Davin is an expert at a lot of things, but detailing is not one of them. That might explain the lack of shine to a lot of the project cars in the Redline Rebuild Garage. The 1950 Chevrolet pickup is a prime example. It has received a lot of mechanical love over the past year, but very little in the way of cosmetics. We read your comments, and Davin decided to give the whole polishing thing a try. Not being an expert, however, the first step was calling for help. That’s where Larry Kosilla of Ammo NYC comes in.

Larry has made a living detailing cars that have lived hard lives, often years of neglect and bad storage. His expertise has turned many cars from crusty, dusty messes into show-ready pieces of art. He is certainly the man to help Davin put a shine on the Redline Rebuild Chevy pickup.

Larry and Davin talk through the process and reasoning behind the approach Larry takes to cars like this one. At the core: paint technology has evolved significantly over time, and that means you really need to know what you are dealing with in order to bring it back to life instead of destroying it. The Chevrolet appears to be wearing original paint from 1950, meaning the color coat is also the top coat of paint. There is no clear coat or protective layer, so getting too aggressive with polishing compound will burn right through to primer and metal. Already there are patches of metal popping through on this pickup, but Davin wants more shine, not more metal.

With a heavy dose of polishing compound and elbow grease, the green paint of the pickup comes back to life. Of course, there are sections where no amount of polishing is going to bring it back to showroom shine, but considering the life that this truck led prior to being towed to the Redline Rebuild Garage, it cleans up mighty nice. There are still projects on the to-do list for this truck, and if you want to see what’s next, be sure to subscribe to the Hagerty YouTube channel to get notifications with each update that goes live.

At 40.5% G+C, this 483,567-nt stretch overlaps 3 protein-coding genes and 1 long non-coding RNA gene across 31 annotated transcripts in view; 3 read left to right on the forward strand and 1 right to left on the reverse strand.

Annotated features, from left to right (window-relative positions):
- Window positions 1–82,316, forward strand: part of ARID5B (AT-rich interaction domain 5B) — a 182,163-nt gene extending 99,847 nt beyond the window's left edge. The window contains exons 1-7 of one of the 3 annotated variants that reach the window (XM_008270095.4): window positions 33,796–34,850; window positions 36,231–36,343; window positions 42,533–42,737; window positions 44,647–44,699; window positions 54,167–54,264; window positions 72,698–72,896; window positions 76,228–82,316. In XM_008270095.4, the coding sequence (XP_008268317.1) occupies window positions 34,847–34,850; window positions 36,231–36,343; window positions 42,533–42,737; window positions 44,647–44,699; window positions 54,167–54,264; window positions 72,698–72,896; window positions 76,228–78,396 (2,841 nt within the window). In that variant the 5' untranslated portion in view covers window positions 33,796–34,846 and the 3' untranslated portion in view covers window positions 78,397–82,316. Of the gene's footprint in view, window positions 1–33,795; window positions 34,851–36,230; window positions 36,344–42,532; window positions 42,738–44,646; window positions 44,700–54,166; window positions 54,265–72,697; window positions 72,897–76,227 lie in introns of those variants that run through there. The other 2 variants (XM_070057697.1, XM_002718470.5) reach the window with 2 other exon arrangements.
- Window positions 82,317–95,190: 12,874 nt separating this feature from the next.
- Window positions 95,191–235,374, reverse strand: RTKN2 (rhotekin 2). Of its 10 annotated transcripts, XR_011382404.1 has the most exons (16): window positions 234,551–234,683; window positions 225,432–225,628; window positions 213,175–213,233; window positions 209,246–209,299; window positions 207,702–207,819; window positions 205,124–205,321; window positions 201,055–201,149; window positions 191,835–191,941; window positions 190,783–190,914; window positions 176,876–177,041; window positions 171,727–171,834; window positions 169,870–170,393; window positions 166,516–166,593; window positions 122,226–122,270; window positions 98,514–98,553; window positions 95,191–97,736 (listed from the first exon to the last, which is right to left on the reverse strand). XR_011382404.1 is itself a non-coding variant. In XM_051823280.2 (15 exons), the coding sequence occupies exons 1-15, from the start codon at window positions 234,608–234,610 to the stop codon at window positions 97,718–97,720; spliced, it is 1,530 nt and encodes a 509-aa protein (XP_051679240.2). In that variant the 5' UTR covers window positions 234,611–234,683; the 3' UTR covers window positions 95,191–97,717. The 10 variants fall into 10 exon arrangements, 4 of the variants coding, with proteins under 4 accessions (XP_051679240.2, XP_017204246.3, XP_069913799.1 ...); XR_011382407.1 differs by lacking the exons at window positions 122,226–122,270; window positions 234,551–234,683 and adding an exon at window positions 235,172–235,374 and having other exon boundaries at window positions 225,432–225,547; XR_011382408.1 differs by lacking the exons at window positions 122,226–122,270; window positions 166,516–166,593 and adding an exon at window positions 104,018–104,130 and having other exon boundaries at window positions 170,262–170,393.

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It’s a matchup for the ages as Tom Cotter takes a break from hunting roadside treasures and helps Davin tear down the ’37 Ford racer in the Redline Garage. If there were ever a perfect project for Tom, it’s this one—for a multitude of reasons.

First off, Tom was the one who found this particular car. Years ago, as Tom was traversing the countryside prepping to write his book about barn finds, Tom stumbled upon the property of Snowball Bishop. The grounds were packed with a seemingly endless supply of interesting cars, but something about this particular race car piqued Tom’s interest. It never really left his mind, and when he returned with the Barn Find Hunter camera crew, Tom made sure to discuss the vintage racer.

A second reason is the smorgasbord of parts which comprise the car. While we call it a ’37 Ford, that is a bit misleading. The chassis is from a 1955 Chevrolet, the solid front axle is from a Ford, and there is a smattering of race-car-specific parts throughout the chassis. The “wide-five” front brakes from Franklin, for example, are not a factory piece for anything.

Which is where Davin enters the scene. Over the last 20 years, Davin honed his racing skills behind the wheel of a dirt modified race car on tracks across the Midwest. Tom is no slouch as a racing driver—he holds his SVRA racing license—but dirt tracks are new territory for him. Davin plans to leverage both his and Tom’s knowledge to create a car that does more than just look the part—it also can tear up some dirt.

With a Chrysler 440 V-8 under the hood, the racer certainly won’t be lacking for horsepower. Davin also notes that viewers have asked for a car with a slick paint job, and that wish is about to be fulfilled. The Redline Garage hasn’t had something shiny on its lifts in awhile, and it time for that to change.

Tom and Davin get the car stripped down to its most basic components; next, the heavy lifting will begin. While it doesn’t seem like there could be much left hiding on the body and chassis, Davin is sorting out a way to blast off the remaining corrosion and paint so he can complete some reinforcement and re-engineering. To see this racer return to the track, be sure to subscribe to the Hagerty YouTube channel to receive updates with each new Redline Update that goes live.

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